The Queensland section of the Melbourne to Brisbane Inland Rail project will require the building of 272km of new tracks and provide some of the most technically challenging aspects of the programme including viaducts, bridges and a 6.4km long tunnel under the Great Dividing Range.
Inland Rail Programme Delivery Manager (North) Rob McNamara said that with the Inland Rail Programme progressing in Queensland, and construction on the horizon in New South Wales, there will be many opportunities for innovative Australian businesses and organisations to benefit.
“When you think about what is required to deliver a 1700km long project between Melbourne and Brisbane in terms of design, engineering, construction and the related materials, skills, and expertise, there is a lot of potential scope for innovation,” Mr McNamara said.
“USQ research leaders provided us with an overview of some of their latest technologies at a workshop in Toowoomba, and the future opportunities for Inland Rail and its contractors to work with USQ are exciting.
“It’s almost serendipitous that here in Toowoomba we have this world-class research facility dedicated to innovative construction materials, and right on its doorstep is the most significant single capital investment of the Inland Rail Programme, the 6.4km tunnel down the Toowoomba range.”
USQ’s Centre for Future Materials is one of the leading research centres in Australia with a reputation for pioneering research and development in composite materials.
Research priority areas include advanced composite manufacturing, civil composites, functional materials, geopolymer and advanced concrete with research providing novel design, manufacture and testing for a variety of sectors such as civil, construction, automotive, aerospace, space and defence.
USQ has positioned itself to focus on industrial engagement and development with local, national and international companies in order to develop personnel, intellectual property, new products and open up new sectors through collaborative research programmes.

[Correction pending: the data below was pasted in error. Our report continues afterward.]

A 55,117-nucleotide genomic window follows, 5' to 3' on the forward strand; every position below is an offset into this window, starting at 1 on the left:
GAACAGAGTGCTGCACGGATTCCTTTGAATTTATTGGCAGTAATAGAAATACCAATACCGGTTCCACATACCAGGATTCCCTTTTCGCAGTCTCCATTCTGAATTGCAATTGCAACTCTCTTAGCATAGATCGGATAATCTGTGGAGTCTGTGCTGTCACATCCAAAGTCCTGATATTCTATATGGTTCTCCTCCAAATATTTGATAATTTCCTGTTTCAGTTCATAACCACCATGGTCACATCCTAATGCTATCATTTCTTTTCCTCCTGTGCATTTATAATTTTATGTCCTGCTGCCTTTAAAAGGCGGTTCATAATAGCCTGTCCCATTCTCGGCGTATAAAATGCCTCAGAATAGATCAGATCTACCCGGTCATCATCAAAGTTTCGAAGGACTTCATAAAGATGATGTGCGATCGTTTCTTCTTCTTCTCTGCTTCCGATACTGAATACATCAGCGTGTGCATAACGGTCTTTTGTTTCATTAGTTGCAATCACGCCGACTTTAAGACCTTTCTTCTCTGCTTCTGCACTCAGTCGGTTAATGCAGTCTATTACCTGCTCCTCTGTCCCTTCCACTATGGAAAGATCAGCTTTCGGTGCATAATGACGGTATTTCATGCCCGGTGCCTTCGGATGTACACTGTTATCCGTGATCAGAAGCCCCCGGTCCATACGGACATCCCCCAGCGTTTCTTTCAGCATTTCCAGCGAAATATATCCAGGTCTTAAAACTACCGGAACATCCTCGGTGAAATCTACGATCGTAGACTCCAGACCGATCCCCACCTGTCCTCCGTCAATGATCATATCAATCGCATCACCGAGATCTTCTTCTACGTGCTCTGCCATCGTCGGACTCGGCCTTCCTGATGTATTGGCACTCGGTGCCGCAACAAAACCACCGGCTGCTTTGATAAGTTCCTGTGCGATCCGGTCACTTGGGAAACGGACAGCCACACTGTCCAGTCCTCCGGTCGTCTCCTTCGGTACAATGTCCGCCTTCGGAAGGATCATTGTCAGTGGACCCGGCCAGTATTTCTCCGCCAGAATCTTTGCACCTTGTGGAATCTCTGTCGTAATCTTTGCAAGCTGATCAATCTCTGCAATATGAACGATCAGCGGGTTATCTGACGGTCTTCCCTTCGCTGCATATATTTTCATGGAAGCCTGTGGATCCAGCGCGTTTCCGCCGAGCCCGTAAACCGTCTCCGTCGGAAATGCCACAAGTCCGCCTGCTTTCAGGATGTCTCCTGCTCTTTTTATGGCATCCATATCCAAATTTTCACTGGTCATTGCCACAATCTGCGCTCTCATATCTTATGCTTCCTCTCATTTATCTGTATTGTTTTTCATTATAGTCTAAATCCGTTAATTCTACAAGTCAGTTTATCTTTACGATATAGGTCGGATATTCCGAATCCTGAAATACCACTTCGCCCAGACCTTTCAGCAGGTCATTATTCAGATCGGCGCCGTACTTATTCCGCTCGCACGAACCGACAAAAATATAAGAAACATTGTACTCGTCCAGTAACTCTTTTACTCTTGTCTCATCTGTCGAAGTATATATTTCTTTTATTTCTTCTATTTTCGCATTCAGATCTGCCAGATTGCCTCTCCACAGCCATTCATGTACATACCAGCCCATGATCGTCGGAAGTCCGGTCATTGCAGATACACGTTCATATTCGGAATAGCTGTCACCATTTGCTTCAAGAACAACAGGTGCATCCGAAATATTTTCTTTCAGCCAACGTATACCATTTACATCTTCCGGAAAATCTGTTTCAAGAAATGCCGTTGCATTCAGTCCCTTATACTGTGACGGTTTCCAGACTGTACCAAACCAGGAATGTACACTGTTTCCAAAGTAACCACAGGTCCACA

USQ Professor Peter Schubel said that the University had a 25-year history of developing cost-effective composites solutions for the civil and construction sectors addressing challenges such as weight, strength, sustainability and ease of manufacture.
“The ability for USQ to potentially engage in the Inland Rail Programme offers a fantastic opportunity to develop new products and processes which strengthen the business propositions of bidding consortiums whilst developing high-value knowledge and jobs in the region,” Professor Schubel said.
“ARTC has explained to us the scale and expanse of the overall programme, and highlighted that the most technically complex section of Inland Rail requiring major tunnelling work, is occurring within our region.”
Industry members interested in this research can find contact details of USQ research leaders here.
Recorded video of the USQ presentations during the workshop with ARTC can be found here.
For more information about the Inland Rail Programme, visit inlandrail.artc.com.au.
Inspecting fibre reinforced polymer at USQ’s new testing facility are (from left) ARTC Inland Rail Programme Delivery Manager (North) Rob McNamara, Programme Risk and Change Manager Dr Marlies Friese, Inland Rail Senior Design Manager Qld David Foster, Inland Rail Senior Project Manager Max Nichols, USQ Senior Research Fellow (Polymer Composites) Dr Xuesen Zeng, USQ Theme Leader of Geopolymer and Concrete Professor Hao Wang and USQ Theme Leader of Civil Composites Dr Allan Manolo.